Abstract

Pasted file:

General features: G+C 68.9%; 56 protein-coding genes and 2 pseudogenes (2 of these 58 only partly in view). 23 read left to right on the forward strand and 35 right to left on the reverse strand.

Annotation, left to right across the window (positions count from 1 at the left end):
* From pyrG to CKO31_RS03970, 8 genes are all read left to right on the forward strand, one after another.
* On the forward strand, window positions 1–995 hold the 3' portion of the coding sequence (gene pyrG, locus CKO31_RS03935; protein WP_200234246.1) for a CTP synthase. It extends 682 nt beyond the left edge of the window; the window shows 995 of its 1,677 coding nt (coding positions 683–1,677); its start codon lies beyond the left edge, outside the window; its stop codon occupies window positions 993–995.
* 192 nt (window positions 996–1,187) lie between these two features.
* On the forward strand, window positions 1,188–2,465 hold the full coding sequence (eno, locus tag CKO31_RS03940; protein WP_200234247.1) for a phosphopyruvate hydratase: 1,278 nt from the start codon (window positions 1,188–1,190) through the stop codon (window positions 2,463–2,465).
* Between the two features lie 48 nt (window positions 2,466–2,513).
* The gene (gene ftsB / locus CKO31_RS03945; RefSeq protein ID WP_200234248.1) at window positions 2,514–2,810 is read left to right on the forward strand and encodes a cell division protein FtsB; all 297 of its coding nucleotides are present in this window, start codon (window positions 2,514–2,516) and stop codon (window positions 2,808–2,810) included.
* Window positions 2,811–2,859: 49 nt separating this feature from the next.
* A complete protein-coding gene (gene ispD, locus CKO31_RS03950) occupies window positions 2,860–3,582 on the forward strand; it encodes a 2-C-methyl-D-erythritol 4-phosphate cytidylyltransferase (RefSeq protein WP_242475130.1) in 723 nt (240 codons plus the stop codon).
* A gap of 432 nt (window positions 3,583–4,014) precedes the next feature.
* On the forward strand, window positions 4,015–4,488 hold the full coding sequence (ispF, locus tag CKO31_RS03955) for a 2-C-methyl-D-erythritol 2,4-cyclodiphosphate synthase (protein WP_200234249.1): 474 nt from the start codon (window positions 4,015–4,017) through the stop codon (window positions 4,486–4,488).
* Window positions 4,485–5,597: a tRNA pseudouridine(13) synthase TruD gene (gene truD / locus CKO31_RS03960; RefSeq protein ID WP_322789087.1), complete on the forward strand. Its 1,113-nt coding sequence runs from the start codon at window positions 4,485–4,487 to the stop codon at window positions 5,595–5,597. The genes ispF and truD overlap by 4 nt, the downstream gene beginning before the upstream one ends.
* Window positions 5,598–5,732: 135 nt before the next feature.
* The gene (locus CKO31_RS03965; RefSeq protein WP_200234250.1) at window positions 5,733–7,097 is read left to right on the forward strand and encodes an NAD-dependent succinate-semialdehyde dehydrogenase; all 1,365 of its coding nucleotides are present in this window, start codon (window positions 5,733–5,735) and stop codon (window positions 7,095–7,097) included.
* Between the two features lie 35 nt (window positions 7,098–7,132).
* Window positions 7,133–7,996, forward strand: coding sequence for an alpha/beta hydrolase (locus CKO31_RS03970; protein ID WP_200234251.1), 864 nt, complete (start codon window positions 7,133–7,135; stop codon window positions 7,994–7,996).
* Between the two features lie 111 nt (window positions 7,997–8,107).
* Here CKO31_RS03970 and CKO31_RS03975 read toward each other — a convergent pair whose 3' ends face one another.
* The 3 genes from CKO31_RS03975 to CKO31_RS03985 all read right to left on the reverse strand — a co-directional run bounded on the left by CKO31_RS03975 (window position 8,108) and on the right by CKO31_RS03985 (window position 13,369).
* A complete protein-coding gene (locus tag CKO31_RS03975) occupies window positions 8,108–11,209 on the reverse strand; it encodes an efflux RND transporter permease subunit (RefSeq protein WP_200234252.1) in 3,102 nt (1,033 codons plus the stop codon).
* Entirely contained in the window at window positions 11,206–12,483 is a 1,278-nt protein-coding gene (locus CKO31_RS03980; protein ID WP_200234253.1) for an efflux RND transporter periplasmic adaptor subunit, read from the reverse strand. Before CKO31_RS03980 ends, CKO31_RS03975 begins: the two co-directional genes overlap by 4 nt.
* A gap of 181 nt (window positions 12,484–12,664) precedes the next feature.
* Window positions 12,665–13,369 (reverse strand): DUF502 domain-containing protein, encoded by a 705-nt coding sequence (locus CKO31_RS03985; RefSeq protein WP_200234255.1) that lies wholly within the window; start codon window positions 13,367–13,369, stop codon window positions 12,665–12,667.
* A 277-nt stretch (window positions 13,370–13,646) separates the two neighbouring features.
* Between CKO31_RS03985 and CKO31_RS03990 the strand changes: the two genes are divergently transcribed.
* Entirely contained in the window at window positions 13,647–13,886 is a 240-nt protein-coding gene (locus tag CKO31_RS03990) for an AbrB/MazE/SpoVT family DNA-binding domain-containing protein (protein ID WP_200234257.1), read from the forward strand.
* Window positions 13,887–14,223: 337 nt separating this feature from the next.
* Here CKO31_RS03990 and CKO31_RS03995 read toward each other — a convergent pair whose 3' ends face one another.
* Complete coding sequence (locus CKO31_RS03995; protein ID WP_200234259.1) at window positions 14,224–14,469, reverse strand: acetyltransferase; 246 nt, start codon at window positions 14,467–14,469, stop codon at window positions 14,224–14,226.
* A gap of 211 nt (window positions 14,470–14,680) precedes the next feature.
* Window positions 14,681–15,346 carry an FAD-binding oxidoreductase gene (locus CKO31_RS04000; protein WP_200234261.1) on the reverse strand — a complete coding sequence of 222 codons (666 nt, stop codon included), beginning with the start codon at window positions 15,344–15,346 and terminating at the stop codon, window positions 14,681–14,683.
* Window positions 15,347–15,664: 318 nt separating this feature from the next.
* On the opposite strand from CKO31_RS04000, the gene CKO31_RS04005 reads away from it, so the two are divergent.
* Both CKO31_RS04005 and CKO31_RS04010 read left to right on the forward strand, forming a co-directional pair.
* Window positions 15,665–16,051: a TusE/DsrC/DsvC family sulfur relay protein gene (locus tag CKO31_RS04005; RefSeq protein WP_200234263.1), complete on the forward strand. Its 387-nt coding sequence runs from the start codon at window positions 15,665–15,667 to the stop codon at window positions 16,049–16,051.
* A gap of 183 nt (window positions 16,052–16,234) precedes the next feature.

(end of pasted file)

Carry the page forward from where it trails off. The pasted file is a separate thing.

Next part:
Macmillan Pass, at 1350 m asl (above sea level), is located in the Selwyn Mountains at the Yukon–Northwest Territories border (63 °15′N, 130°02′W). This area lies within the discontinuous but widespread permafrost zone. Palsa–peat plateau complexes cover 0.7% of the 235 km2 study area and are found in bog and fen depressions at elevations from 1285–1690 m. Palsa heights range from 0.15–9.75 m and diameters from 3.25–75.0 m; peat plateaus have maximum heights of 2.5 m and maximum diameters of 225 m. Both features are vegetated by Cladina-Betula glandulosa, Cladina-Polytrichum-Cetraria, and crustose lichens-Polytrichum plant communities.Palsas and peat plateaus are windswept during winter. On surfaces which support recumbent (5–15 cm tall) plant communities there was an average of only 7.5 cm of snow during late winter 1978. Snow cover was thinner by a ratio of 1:4 compared to control areas.These permafrost features have formed since the White River volcanic ash fall of 1220 BP. On palsas and peat plateaus this ash occurs at an average depth of 21 cm and has an average thickness of 11.6 cm.Shrinkage and (or) total decay of palsas and peat plateaus has occurred during the past 34 years. In one palsa field this represents a 34% reduction of area whereas in two others, 100%. The areal extent of some peat plateaus has also been reduced.

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